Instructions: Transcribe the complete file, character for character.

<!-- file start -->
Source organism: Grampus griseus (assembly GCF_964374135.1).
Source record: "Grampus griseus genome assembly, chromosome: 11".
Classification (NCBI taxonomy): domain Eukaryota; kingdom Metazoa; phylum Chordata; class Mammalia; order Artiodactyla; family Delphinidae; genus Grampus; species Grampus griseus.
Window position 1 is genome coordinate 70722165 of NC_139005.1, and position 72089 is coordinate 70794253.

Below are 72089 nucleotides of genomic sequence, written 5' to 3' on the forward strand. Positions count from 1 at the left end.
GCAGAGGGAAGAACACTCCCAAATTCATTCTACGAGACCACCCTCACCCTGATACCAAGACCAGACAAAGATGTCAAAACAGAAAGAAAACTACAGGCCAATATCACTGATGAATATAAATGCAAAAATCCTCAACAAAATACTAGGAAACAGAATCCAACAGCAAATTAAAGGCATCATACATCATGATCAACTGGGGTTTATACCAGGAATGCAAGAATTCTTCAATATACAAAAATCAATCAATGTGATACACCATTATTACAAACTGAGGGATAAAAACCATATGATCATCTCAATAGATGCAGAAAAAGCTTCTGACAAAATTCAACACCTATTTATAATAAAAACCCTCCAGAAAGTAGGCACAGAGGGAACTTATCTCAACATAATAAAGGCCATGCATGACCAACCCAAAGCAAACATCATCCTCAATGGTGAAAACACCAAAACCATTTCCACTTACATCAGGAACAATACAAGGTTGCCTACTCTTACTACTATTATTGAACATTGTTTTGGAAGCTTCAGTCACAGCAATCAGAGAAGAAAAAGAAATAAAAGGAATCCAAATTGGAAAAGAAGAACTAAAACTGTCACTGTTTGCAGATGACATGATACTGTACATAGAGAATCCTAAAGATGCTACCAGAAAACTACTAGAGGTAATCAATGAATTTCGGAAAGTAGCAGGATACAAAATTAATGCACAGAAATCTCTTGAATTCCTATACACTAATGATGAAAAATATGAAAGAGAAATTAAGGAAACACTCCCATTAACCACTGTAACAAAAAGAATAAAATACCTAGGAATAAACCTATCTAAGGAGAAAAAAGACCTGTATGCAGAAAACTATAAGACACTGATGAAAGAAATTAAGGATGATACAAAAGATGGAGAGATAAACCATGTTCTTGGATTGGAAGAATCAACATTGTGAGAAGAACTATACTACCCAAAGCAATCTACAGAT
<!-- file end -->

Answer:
Source organism: Grampus griseus (assembly GCF_964374135.1).
Source record: "Grampus griseus genome assembly, chromosome: 11".
Classification (NCBI taxonomy): domain Eukaryota; kingdom Metazoa; phylum Chordata; class Mammalia; order Artiodactyla; family Delphinidae; genus Grampus; species Grampus griseus.
Window position 1 is genome coordinate 70722165 of NC_139005.1, and position 72089 is coordinate 70794253.

Below are 72089 nucleotides of genomic sequence, written 5' to 3' on the forward strand. Positions count from 1 at the left end.
GCAGAGGGAAGAACACTCCCAAATTCATTCTACGAGACCACCCTCACCCTGATACCAAGACCAGACAAAGATGTCAAAACAGAAAGAAAACTACAGGCCAATATCACTGATGAATATAAATGCAAAAATCCTCAACAAAATACTAGGAAACAGAATCCAACAGCAAATTAAAGGCATCATACATCATGATCAACTGGGGTTTATACCAGGAATGCAAGAATTCTTCAATATACAAAAATCAATCAATGTGATACACCATTATTACAAACTGAGGGATAAAAACCATATGATCATCTCAATAGATGCAGAAAAAGCTTCTGACAAAATTCAACACCTATTTATAATAAAAACCCTCCAGAAAGTAGGCACAGAGGGAACTTATCTCAACATAATAAAGGCCATGCATGACCAACCCAAAGCAAACATCATCCTCAATGGTGAAAACACCAAAACCATTTCCACTTACATCAGGAACAATACAAGGTTGCCTACTCTTACTACTATTATTGAACATTGTTTTGGAAGCTTCAGTCACAGCAATCAGAGAAGAAAAAGAAATAAAAGGAATCCAAATTGGAAAAGAAGAACTAAAACTGTCACTGTTTGCAGATGACATGATACTGTACATAGAGAATCCTAAAGATGCTACCAGAAAACTACTAGAGGTAATCAATGAATTTCGGAAAGTAGCAGGATACAAAATTAATGCACAGAAATCTCTTGAATTCCTATACACTAATGATGAAAAATATGAAAGAGAAATTAAGGAAACACTCCCATTAACCACTGTAACAAAAAGAATAAAATACCTAGGAATAAACCTATCTAAGGAGAAAAAAGACCTGTATGCAGAAAACTATAAGACACTGATGAAAGAAATTAAGGATGATACAAAAGATGGAGAGATAAACCATGTTCTTGGATTGGAAGAATCAACATTGTGAGAAGAACTATACTACCCAAAGCAATCTACAGAT